I saw The Bourne Legacy, and I liked it. It’s not a perfect movie and it definitely has some issues (you can read my full review here) but it’s not bad, not by a long shot. And I certainly wasn’t disappointed by it, probably because I didn’t really have any expectations going in, beyond that it would be decent-to-good. Then the reviews started rolling out earlier this week and many of them were quite negative, and I was surprised. As I read these reviews, I found myself wondering what exactly the critics had been expecting.
Expectations are tricky when it comes to movies; you’re always balanced on the edge of wanting to hype something and yet not wanting to oversell it. But the marketing for Legacy was solid, and I thought they did a good job communicating that this was going in a new direction, more expansion, less extension. Legacy is essentially a pause in the action, a break to build up the world we’ve seen thus far. And somehow, this is a bad thing. When I first mentioned the negative tone of the reviews to Lainey, she compared it to The Amazing Spider-Man, wondering if the story’s angle wasn’t fresh enough to justify its existence.
Having seen Legacy, I really don’t think that’s it. Given the success of the Bourne name and the talent they attracted to this movie—the cast is loaded from top to bottom and the behind the camera talent is just as strong—I don’t see why you wouldn’t make this movie. And the end result is not bad at all, it’s just not very…Bourne. That is, to me, the problem here: the title. They’re trading on the Bourne name, but the movie is different enough in tone, intention and especially protagonist (Jeremy Renner’s Aaron Cross is basically a junkie on a murder spree) that the association is actually misleading.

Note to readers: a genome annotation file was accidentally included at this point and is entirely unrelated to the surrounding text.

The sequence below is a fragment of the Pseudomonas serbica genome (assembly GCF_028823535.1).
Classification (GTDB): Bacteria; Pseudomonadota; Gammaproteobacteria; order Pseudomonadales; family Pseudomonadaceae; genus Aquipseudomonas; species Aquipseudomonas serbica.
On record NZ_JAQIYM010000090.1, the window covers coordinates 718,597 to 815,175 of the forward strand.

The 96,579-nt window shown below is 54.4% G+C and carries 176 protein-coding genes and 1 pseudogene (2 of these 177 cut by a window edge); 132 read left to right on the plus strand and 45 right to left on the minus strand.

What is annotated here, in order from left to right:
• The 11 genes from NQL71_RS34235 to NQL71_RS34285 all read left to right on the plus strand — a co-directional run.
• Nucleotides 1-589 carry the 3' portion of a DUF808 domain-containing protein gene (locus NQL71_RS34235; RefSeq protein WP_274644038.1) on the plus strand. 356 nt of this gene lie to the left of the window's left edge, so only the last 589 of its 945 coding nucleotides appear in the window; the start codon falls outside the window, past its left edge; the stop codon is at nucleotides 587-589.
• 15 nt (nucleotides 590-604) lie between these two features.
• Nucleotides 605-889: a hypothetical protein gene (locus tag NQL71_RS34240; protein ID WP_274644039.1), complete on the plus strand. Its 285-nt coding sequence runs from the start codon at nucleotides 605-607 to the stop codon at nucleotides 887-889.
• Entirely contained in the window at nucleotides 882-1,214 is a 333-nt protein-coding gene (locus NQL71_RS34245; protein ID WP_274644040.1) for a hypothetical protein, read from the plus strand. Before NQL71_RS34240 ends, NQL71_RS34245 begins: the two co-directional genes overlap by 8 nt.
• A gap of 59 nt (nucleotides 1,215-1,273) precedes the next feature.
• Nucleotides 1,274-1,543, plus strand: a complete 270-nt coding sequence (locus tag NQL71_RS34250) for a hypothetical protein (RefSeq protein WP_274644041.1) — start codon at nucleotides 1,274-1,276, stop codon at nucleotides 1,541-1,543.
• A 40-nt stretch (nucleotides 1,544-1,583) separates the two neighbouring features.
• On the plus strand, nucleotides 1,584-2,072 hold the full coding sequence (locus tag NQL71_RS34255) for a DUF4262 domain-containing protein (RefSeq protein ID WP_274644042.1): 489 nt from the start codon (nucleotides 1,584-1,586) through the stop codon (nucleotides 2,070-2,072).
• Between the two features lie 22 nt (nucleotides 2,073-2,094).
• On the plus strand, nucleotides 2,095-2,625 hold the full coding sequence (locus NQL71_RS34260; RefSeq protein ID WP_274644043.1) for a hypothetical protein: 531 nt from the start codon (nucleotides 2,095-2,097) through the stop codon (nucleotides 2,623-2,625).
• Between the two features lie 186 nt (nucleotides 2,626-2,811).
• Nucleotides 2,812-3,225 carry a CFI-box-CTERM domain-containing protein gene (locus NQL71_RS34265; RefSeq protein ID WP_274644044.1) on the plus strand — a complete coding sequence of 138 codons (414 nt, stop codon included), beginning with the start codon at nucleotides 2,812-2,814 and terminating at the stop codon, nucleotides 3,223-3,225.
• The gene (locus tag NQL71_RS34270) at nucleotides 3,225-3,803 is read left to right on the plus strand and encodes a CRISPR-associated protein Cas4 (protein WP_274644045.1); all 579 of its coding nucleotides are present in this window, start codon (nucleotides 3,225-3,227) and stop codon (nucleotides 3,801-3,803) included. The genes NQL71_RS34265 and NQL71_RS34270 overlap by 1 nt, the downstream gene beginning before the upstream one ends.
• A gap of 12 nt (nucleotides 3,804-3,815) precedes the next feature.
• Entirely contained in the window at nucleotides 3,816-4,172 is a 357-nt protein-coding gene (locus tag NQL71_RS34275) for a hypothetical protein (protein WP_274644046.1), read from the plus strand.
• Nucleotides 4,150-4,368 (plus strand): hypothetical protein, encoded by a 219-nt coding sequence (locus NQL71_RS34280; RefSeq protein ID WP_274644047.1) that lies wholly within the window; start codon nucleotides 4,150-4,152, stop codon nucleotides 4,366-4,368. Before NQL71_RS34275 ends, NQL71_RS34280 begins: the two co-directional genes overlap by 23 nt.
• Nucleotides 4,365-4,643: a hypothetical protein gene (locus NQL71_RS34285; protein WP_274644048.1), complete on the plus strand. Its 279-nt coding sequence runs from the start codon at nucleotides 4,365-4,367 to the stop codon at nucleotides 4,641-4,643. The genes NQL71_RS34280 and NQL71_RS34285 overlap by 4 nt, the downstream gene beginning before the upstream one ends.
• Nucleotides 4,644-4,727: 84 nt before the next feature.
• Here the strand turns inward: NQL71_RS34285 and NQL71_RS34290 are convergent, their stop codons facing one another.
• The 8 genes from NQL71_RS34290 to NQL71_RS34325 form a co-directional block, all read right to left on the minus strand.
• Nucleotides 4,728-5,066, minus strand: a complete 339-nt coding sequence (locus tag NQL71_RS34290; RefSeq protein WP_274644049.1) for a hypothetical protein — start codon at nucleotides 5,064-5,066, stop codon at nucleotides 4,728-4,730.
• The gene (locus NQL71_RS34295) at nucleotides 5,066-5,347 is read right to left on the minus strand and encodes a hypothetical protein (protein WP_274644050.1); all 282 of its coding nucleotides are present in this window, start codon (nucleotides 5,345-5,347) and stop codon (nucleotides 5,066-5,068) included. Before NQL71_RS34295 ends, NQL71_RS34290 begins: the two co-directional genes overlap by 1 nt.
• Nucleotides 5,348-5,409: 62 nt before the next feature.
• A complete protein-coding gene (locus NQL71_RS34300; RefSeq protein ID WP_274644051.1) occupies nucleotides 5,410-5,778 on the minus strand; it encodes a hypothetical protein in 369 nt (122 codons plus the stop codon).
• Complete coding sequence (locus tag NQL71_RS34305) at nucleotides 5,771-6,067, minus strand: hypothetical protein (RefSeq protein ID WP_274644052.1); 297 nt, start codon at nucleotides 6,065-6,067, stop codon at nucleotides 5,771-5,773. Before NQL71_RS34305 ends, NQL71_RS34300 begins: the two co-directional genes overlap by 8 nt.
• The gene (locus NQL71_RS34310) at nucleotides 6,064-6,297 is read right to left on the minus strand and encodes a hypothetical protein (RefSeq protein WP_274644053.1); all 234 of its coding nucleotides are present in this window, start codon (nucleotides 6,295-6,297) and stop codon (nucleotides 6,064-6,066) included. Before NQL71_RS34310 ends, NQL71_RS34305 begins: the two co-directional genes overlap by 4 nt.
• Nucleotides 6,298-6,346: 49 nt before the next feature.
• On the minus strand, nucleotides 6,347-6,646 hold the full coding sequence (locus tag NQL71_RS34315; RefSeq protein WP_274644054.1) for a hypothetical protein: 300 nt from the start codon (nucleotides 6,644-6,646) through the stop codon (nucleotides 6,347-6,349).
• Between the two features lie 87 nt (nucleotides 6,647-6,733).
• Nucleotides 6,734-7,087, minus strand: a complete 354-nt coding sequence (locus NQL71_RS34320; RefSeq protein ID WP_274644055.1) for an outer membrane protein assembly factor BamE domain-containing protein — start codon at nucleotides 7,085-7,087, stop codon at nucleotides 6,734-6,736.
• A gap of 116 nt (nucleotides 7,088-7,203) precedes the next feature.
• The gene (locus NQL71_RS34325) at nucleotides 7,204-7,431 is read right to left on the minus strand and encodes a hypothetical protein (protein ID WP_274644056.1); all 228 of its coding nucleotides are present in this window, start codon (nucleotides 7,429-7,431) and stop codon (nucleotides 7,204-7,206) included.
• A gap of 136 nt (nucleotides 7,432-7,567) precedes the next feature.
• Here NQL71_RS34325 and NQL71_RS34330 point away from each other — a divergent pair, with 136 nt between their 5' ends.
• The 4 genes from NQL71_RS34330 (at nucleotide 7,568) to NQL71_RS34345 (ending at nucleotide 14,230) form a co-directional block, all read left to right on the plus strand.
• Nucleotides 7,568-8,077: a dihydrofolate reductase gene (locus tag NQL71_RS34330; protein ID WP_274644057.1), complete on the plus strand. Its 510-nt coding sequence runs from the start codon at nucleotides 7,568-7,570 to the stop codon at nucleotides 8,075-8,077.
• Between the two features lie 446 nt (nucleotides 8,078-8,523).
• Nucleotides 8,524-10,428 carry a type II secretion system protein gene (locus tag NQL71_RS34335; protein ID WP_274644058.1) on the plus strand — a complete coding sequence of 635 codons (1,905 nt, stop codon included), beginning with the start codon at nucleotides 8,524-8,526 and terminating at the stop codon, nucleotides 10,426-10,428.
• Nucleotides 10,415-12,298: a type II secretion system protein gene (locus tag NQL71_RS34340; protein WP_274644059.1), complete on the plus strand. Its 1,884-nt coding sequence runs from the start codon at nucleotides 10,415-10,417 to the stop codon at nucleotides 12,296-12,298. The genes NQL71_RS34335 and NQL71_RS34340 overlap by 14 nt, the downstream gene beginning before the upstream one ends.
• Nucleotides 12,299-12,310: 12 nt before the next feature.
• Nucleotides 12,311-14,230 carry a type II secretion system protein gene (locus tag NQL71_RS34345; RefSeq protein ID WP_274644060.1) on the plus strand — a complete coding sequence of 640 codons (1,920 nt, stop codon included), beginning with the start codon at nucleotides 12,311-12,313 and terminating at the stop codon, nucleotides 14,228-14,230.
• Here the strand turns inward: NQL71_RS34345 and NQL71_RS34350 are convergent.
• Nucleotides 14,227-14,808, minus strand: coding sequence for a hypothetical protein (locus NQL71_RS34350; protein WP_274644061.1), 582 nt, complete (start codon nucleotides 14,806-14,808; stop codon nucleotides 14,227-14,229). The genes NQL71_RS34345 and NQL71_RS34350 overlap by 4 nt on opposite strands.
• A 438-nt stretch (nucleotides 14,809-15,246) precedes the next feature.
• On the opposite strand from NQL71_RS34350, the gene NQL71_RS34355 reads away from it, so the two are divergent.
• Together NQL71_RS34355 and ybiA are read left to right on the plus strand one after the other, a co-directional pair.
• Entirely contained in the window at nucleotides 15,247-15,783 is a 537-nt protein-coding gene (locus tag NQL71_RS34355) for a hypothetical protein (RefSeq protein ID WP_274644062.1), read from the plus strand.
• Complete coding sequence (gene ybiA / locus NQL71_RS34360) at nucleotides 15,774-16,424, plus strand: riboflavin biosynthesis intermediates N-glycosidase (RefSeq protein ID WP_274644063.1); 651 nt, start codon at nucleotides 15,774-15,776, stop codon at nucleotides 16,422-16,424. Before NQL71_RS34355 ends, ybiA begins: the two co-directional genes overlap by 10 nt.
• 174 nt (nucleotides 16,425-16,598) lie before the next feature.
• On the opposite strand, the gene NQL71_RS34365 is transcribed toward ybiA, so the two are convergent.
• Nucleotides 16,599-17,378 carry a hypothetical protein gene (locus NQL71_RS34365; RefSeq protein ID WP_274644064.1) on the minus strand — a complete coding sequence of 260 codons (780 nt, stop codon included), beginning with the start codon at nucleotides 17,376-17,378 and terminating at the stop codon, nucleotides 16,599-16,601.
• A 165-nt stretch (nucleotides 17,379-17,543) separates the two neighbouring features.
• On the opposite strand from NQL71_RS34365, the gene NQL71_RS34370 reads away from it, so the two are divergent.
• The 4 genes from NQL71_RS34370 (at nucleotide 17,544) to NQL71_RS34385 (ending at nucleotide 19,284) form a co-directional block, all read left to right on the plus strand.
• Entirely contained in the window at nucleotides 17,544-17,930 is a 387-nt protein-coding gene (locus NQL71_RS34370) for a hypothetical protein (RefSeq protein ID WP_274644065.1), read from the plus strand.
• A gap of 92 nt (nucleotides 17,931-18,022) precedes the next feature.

With all the reboots/remakes/re-imaginings going on these days, I’m starting to think studios need some kind of Redux Control Panel to do quality control on projects like these (see also: the waste of space that is Total Recall) and assess audience demand, marketplace value and how to sell something old as new again without misleading the audience. Because The Bourne Legacy might have accidentally shot itself in the foot by relying too heavily on the very name it’s actually trying to get away from.
Attached - Jeremy Renner in Melbourne yesterday.